BRUSSELS (Reuters) - Belgium’s new center-right government took office on Saturday, promising to raise the retirement age and slash costs by about 8 billion euros ($10 billion) to balance the national budget by 2018 and cut the country’s debt.
Charles Michel, 38, the youngest Belgian prime minister since 1841, and his team of 13 ministers and four state secretaries swore an oath in front of King Philippe before proceeding to parliament for their first cabinet meeting.
Michel’s four-party coalition took office about five months after the parliamentary election in the linguistically divided country, which set a world record 18 months of political deadlock after the 2010 vote.
It is different from previous governments in a number of ways: it is the first to include the Flemish separatist N-VA party, the first to exclude the Socialists since 1988 and the first to include just one French-speaking party since 1958.
The coalition was formed after the separatist N-VA party softened its demands for greater autonomy for Dutch-speaking Flanders, an issue that has dominated Belgian politics in recent years and delayed the previous two government formations.
However N-VA has got its way in excluding the French-speaking Socialists, part of the federal government for the past 26 years and blamed by some in richer Dutch-speaking Flanders for draining cash to a welfare-dependent south.
The new government faces a sluggish economy set to grow at little more than 1 percent this year and a national debt among the highest in the euro zone at about 100 percent of gross domestic product.
In a 147-page accord, it has said it will raise the state pension age to 67 from 65 and introduce measures to limit early retirement.
It will scrap a planned inflation-linked wage rise due next year, find savings in the public sector, including the health and social security budgets, and look into extending the life of some nuclear reactors. It also plans to ban wearing headscarves for civil servants dealing face-to-face with the public.
The long-term unemployed will have to do two half-days of community service per week, but there will be no German-style limit set on the time those without a job can draw full unemployment benefit, as the N-VA had wanted.
“It doesn’t go that far. It’s not what we saw in Germany,” said Peter Vanden Houte, chief economist at ING. “But there are steps to increase the incentive to work and to work longer. With pensions, they go further than any previous government.”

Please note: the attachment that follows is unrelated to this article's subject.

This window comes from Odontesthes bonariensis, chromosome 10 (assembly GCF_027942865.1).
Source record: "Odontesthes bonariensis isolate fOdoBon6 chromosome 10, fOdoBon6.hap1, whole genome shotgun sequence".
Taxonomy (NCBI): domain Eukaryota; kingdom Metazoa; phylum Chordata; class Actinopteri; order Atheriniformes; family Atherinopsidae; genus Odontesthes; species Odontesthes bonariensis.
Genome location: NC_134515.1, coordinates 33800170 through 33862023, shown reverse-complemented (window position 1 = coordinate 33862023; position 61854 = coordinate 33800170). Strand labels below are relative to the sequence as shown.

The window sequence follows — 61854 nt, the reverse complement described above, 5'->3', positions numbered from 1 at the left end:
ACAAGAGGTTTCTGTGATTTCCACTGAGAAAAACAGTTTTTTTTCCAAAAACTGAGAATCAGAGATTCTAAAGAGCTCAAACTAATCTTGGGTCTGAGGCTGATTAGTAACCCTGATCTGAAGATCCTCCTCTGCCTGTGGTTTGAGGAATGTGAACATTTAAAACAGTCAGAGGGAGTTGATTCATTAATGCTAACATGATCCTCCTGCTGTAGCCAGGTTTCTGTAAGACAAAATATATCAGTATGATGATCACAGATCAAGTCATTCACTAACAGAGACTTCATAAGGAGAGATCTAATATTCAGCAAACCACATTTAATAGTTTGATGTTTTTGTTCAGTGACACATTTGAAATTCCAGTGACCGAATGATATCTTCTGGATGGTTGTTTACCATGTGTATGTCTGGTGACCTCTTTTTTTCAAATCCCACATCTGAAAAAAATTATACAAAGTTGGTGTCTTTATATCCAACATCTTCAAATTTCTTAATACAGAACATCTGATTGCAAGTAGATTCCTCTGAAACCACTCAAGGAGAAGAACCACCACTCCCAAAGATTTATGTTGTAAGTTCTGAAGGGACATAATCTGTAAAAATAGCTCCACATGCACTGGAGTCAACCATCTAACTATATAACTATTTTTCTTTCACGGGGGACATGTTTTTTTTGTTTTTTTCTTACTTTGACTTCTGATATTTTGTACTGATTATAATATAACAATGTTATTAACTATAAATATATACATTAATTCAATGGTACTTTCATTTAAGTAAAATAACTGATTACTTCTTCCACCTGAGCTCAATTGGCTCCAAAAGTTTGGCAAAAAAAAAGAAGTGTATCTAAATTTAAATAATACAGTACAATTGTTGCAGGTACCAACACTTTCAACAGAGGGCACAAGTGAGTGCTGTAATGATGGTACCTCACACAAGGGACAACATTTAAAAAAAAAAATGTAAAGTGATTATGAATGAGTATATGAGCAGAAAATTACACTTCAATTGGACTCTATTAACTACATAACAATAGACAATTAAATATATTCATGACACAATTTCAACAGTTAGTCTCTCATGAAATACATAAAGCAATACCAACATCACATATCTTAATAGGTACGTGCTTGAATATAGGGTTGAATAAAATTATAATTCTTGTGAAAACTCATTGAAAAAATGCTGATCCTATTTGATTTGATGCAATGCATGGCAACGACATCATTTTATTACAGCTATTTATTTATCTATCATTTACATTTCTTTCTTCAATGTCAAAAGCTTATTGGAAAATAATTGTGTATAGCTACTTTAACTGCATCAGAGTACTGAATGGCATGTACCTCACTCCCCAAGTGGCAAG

All Belgian governments since World War Two have been coalitions. Belgium’s electoral system, with Dutch and French-speaking parties appealing to voters in linguistically distinct regions, typically results in alliances of at least two parties from each side.
However, the new government is unusually unbalanced. While about 60 percent of the Belgian population are Dutch-speaking Flemish and around 40 percent French speakers, the coalition is made up of 65 Flemish lawmakers and just 20 French-speakers.
This led the media to dub it the “kamikaze” coalition because of the risk French-speaker Michel and his liberal party are taking by being the only French-speaking members of the government.
The four party alliance prefers the term “Swedish coalition” as the blue of the French and Dutch-speaking liberal parties, the yellow of the Flemish separatist N-VA and a cross for the Flemish Christian Democrats (CD&V) make up the Swedish flag.
The Socialists of outgoing Prime Minister Elio Di Rupo has described the new administration as an “antisocial” government which wants Belgians to work more and earn less and whose major ministries are dominated by the Flemish separatists.
Dave Sinardet, political scientist at Brussels’ VUB university, said frictions had emerged already between the new partners and the CD&V might have difficulty explaining austerity measures to union representatives in their base.
The unions have given the new government a cool welcome and political analysts say there is a risk of industrial action in the coming months.
(1 US dollar = 0.7911 euro)
Additional reporting by Robert-Jan Bartunek; Editing by Pravin Char